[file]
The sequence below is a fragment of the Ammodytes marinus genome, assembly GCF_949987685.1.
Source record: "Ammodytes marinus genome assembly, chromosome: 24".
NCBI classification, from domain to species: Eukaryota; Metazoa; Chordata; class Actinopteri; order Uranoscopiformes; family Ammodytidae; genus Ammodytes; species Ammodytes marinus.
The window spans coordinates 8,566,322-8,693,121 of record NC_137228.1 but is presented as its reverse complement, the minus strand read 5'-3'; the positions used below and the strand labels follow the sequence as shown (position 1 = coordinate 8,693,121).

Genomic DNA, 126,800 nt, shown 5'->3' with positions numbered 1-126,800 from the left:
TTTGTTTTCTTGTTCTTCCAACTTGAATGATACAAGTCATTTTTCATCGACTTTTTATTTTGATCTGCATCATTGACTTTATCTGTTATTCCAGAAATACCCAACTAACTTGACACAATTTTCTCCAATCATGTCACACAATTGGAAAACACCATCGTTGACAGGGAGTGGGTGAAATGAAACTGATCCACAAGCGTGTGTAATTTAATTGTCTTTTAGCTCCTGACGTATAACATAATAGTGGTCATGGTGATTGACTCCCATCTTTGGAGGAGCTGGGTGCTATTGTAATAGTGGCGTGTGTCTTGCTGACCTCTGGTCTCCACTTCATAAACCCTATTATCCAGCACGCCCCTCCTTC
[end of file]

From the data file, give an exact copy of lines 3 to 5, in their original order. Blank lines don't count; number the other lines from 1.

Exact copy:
NCBI classification, from domain to species: Eukaryota; Metazoa; Chordata; class Actinopteri; order Uranoscopiformes; family Ammodytidae; genus Ammodytes; species Ammodytes marinus.
The window spans coordinates 8,566,322-8,693,121 of record NC_137228.1 but is presented as its reverse complement, the minus strand read 5'-3'; the positions used below and the strand labels follow the sequence as shown (position 1 = coordinate 8,693,121).

Genomic DNA, 126,800 nt, shown 5'->3' with positions numbered 1-126,800 from the left: